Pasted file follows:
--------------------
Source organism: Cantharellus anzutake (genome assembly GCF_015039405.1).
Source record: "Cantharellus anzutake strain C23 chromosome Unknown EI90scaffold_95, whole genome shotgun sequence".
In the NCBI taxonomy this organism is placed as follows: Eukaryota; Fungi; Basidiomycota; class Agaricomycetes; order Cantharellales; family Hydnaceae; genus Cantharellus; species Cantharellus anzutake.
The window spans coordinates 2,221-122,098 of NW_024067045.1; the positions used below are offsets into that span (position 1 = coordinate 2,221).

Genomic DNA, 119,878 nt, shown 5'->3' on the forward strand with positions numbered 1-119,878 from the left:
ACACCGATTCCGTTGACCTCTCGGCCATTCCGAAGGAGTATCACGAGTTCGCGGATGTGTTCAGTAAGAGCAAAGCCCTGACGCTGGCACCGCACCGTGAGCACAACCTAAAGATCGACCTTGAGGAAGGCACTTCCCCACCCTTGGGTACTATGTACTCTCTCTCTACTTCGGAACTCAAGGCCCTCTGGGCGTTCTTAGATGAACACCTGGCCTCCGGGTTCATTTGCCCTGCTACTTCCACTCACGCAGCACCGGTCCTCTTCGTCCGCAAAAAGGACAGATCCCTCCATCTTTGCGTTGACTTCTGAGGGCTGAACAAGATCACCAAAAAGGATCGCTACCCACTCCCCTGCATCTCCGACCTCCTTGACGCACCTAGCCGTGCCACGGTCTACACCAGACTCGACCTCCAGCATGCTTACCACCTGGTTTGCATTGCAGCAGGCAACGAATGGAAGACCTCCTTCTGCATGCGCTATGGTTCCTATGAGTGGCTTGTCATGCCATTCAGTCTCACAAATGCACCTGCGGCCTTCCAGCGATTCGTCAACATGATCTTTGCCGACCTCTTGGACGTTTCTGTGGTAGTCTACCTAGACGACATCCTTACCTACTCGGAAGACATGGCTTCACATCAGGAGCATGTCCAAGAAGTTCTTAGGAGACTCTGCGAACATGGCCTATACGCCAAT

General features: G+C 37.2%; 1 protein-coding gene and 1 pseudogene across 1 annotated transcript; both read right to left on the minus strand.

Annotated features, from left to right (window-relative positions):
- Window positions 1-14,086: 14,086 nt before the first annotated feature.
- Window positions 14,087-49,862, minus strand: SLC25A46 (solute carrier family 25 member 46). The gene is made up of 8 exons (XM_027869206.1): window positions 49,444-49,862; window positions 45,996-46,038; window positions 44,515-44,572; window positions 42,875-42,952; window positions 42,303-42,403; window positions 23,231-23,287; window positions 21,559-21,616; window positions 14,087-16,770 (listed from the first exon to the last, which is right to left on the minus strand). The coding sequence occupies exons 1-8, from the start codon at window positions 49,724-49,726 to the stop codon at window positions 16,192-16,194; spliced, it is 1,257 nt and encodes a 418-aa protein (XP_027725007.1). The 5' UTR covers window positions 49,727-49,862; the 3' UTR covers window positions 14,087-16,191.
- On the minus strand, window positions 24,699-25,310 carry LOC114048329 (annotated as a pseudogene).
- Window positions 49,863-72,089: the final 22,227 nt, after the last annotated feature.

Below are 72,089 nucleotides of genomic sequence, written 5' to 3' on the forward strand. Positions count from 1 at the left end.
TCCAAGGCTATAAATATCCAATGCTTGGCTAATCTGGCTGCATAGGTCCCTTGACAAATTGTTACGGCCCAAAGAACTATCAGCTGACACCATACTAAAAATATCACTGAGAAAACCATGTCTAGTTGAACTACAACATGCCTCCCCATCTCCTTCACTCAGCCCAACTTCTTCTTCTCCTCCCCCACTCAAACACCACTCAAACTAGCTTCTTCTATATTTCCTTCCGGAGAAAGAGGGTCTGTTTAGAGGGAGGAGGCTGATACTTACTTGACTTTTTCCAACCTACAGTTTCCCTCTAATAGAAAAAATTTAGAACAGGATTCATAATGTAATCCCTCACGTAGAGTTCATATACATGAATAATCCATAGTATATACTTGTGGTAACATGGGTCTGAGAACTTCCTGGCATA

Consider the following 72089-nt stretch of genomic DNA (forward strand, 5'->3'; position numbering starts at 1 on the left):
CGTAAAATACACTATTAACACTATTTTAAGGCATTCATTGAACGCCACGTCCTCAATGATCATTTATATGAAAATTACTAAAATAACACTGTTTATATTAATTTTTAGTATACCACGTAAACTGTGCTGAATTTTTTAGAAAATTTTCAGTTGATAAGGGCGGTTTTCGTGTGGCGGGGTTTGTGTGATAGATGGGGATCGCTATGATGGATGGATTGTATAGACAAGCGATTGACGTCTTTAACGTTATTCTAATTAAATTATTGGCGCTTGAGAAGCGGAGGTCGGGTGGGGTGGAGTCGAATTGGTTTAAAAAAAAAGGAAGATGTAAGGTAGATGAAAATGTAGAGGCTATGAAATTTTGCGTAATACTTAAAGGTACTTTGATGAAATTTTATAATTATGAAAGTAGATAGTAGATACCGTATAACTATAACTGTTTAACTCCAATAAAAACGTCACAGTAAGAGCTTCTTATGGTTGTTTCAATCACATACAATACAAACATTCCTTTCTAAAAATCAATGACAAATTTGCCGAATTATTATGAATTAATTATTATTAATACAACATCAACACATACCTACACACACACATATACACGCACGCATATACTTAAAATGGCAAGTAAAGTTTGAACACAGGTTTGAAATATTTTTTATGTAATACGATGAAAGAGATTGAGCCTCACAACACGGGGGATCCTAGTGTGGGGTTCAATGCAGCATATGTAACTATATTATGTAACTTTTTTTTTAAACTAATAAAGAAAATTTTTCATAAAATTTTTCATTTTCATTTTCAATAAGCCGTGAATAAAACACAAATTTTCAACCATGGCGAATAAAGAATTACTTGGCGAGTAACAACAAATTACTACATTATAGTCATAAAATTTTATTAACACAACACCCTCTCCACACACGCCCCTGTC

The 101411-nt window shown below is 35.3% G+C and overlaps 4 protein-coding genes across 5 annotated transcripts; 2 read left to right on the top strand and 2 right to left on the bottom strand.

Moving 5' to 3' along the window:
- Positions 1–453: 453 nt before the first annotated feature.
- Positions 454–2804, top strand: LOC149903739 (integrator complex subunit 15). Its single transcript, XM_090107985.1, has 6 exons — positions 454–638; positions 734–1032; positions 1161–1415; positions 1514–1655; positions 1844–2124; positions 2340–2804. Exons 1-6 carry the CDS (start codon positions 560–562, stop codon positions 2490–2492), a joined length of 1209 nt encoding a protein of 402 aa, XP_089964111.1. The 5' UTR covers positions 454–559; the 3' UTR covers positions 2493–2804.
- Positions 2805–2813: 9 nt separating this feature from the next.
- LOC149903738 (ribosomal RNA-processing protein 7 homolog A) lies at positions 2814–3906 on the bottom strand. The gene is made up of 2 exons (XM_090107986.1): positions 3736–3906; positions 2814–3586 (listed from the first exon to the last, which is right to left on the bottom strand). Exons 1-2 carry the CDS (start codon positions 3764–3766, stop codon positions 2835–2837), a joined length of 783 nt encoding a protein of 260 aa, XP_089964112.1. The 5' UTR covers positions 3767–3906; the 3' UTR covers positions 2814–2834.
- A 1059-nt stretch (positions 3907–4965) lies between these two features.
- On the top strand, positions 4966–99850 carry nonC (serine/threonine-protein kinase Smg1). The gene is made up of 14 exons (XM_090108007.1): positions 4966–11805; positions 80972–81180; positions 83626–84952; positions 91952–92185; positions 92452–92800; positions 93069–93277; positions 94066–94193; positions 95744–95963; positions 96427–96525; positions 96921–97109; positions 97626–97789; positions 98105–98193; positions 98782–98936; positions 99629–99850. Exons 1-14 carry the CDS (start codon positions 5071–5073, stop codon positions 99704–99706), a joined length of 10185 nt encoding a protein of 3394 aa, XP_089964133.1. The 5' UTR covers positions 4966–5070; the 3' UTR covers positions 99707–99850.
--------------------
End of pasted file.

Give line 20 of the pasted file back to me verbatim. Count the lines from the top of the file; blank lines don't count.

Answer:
- Positions 454–2804, top strand: LOC149903739 (integrator complex subunit 15). Its single transcript, XM_090107985.1, has 6 exons — positions 454–638; positions 734–1032; positions 1161–1415; positions 1514–1655; positions 1844–2124; positions 2340–2804. Exons 1-6 carry the CDS (start codon positions 560–562, stop codon positions 2490–2492), a joined length of 1209 nt encoding a protein of 402 aa, XP_089964111.1. The 5' UTR covers positions 454–559; the 3' UTR covers positions 2493–2804.